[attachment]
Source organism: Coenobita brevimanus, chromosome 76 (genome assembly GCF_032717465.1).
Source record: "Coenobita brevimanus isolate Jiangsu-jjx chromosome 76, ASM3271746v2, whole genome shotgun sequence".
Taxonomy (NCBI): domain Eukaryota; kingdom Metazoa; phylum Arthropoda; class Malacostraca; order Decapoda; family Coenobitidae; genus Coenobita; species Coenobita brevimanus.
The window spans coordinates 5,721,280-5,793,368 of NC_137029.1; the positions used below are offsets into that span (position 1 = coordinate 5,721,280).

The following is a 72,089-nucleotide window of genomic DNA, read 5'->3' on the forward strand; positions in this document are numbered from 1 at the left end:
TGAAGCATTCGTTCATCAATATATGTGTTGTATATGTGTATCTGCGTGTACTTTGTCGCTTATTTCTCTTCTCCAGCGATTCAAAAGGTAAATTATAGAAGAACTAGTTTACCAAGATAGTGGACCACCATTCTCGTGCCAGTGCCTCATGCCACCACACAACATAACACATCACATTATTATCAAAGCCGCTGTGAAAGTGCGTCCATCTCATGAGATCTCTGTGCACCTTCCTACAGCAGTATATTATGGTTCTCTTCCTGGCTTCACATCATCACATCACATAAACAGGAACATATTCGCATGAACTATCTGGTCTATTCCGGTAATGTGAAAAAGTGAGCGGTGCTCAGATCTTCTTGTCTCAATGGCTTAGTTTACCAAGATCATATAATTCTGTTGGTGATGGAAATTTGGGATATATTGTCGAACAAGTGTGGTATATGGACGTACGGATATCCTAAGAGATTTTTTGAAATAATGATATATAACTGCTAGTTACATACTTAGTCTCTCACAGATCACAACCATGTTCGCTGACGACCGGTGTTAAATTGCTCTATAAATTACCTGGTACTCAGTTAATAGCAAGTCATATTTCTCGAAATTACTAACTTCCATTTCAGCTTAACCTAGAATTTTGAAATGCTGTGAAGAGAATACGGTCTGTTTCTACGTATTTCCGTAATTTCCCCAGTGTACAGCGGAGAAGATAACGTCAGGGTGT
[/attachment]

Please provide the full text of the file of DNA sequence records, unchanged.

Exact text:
Source organism: Coenobita brevimanus, chromosome 76 (genome assembly GCF_032717465.1).
Source record: "Coenobita brevimanus isolate Jiangsu-jjx chromosome 76, ASM3271746v2, whole genome shotgun sequence".
Taxonomy (NCBI): domain Eukaryota; kingdom Metazoa; phylum Arthropoda; class Malacostraca; order Decapoda; family Coenobitidae; genus Coenobita; species Coenobita brevimanus.
The window spans coordinates 5,721,280-5,793,368 of NC_137029.1; the positions used below are offsets into that span (position 1 = coordinate 5,721,280).

The following is a 72,089-nucleotide window of genomic DNA, read 5'->3' on the forward strand; positions in this document are numbered from 1 at the left end:
TGAAGCATTCGTTCATCAATATATGTGTTGTATATGTGTATCTGCGTGTACTTTGTCGCTTATTTCTCTTCTCCAGCGATTCAAAAGGTAAATTATAGAAGAACTAGTTTACCAAGATAGTGGACCACCATTCTCGTGCCAGTGCCTCATGCCACCACACAACATAACACATCACATTATTATCAAAGCCGCTGTGAAAGTGCGTCCATCTCATGAGATCTCTGTGCACCTTCCTACAGCAGTATATTATGGTTCTCTTCCTGGCTTCACATCATCACATCACATAAACAGGAACATATTCGCATGAACTATCTGGTCTATTCCGGTAATGTGAAAAAGTGAGCGGTGCTCAGATCTTCTTGTCTCAATGGCTTAGTTTACCAAGATCATATAATTCTGTTGGTGATGGAAATTTGGGATATATTGTCGAACAAGTGTGGTATATGGACGTACGGATATCCTAAGAGATTTTTTGAAATAATGATATATAACTGCTAGTTACATACTTAGTCTCTCACAGATCACAACCATGTTCGCTGACGACCGGTGTTAAATTGCTCTATAAATTACCTGGTACTCAGTTAATAGCAAGTCATATTTCTCGAAATTACTAACTTCCATTTCAGCTTAACCTAGAATTTTGAAATGCTGTGAAGAGAATACGGTCTGTTTCTACGTATTTCCGTAATTTCCCCAGTGTACAGCGGAGAAGATAACGTCAGGGTGT